Adam Houston

American Impressionist Oil Painter

Out of the Woods II

No. 212 is a sort of throw-back to No. 27 from 2010. It’s not really a copy of that painting but was painted it from the same spot so it feels the similar. It’s insane to look at the two side-by-side to see the differences between now and then. I don’t think I could have possibly painted something like 212 back then. A big difference with the two is that 212 was painted plein air at the park whereas I worked on No. 27 for days.

Table for One II

This one goes back to No. 94 from 2010. I had picked it up again in 2011 and tried to do a 40″ x 30″ of the same basic composition but never finished the painting. I could not figure out what it was missing so I ended up painting it a number of times at the 8″ x 6″ size to try and understand it better. This one is really more of a value study but it felt like it clicked.

Lookout Mountain

No 210 is a view of Lookout Mountain in Chattanooga, TN. It was done in the parking lot of the old Southern Saddlery building off Broad Street early one morning. It’s so strange how the mountain changes color all throughout the day and in the early morning light it’s such a nice blue-green color.

Sunlit Hydrangea

No. 209 is a scene from the backyard. Our house has probably six or seven really pretty hydrangea bushes in the backyard and the way the light hit this one was really nice one afternoon. I did the underpainting using Burnt Sienna en plein air and added the colors after it had dried.

Potted Ivy II

I wanted to try the potted ivy again but this time do it with a whole different color family. This one started using a panel that had been toned with burnt sienna and that definitely helped set the mood. The problem with that was that the density of the underpainting made it almost impossible to add a “sunlight” feel to the painting. That and the yellows acted funky on the darker base. It was a nice try but not what I was really after.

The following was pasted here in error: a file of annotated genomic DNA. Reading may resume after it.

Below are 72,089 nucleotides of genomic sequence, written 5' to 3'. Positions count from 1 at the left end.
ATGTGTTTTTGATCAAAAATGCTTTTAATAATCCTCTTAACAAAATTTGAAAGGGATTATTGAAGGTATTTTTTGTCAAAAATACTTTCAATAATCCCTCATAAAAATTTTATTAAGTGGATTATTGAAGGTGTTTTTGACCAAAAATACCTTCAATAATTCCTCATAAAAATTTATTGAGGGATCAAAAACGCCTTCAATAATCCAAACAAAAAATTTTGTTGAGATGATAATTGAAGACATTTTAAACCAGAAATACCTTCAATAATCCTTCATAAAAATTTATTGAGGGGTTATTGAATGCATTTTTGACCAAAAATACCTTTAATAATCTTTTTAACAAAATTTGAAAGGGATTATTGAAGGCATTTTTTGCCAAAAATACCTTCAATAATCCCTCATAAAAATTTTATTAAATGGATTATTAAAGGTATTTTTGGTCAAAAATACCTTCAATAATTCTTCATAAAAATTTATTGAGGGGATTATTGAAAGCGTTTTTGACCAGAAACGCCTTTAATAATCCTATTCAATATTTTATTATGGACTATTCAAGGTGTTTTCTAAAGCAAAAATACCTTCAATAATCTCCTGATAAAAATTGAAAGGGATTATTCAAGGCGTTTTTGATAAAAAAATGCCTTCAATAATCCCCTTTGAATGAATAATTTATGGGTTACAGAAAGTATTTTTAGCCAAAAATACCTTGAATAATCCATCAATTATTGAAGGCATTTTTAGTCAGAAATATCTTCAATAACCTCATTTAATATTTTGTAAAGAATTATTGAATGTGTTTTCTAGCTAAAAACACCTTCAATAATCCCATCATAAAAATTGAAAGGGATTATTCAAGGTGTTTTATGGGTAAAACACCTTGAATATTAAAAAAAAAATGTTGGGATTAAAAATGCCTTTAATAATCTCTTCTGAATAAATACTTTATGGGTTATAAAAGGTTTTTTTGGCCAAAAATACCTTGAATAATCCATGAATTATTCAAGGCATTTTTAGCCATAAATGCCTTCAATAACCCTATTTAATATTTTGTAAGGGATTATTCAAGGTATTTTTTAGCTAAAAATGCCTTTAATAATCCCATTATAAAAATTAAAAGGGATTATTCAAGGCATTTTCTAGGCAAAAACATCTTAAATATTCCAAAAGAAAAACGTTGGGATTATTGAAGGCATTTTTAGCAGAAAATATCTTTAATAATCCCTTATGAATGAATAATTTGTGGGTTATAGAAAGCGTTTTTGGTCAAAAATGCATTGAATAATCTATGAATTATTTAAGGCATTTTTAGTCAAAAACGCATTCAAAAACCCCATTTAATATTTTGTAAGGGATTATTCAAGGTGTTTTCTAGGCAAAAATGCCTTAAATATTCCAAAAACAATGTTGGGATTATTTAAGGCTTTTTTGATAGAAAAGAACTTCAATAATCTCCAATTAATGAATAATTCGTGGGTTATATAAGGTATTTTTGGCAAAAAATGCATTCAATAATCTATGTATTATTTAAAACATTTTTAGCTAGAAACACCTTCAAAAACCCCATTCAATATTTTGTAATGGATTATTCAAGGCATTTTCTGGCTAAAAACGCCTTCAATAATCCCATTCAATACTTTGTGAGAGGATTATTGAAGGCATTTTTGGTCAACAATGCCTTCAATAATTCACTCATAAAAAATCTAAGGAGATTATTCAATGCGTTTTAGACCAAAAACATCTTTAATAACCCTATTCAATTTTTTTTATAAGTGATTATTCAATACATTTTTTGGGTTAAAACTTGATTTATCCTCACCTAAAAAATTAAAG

30a Pines V

This one is a new interpretation of No. 186 and No. 168 from 2011. I was so completely out of gas with the ones from Florida by the time I did that 186 that I wanted to go back and see what was really there. It was interesting to revisit that same composition after having some distance to process everything and boil down my technique a little more.

Tupelo Street Gazebo

This is based on No. 169 from 2011. I had painted that one in Seaside while we were there and always really liked the feel of it. After doing a few of the Egan’s Creek ones I realized I could go back to any of the ones I’ve done to revisit them and try to learn more.

I can still remember walking around the corner and seeing this guy in the light. The back corner of Seaside is really quiet and it was just me and the gazebo that morning. Fun to go back and revisit it.

Egan’s Creek Greenway IV

No. 205 is the last of the Egan’s Creek ones for a while. When I put the underpainting down on 203, I also did the underpainting for this one. Instead of a light, loose version I opted for a darker version of the exact color that would be eventually visible. So, instead of just seeing the Burnt Sienna through the broken color you can see a darker version of what is there. I think it works really well on the sky and helped to keep the light and shadows defined.

One other thing to note is that I’ve started putting these back on Etsy. You should see an “Available” button beneath the painting which that will take you over to my Etsy store. Since I was last posting the’ve added “options” as well, so I am now offering the paintings framed or unframed.

Potted Ivy

This one was actually painted at the same time as 202, but all I put down at the time was a Burnt Sienna base. I had a hard time grasping the colors with 202 and decided to get the basics down and come back once it dried to experiment, indoors, with the color side of it. There are some things about this one that are better but at the same time I think 202 had a liveliness that is lacking in 204. It could be the composition too. The ivy in the pot gets a bit lost, but it felt good to look at this from another angle.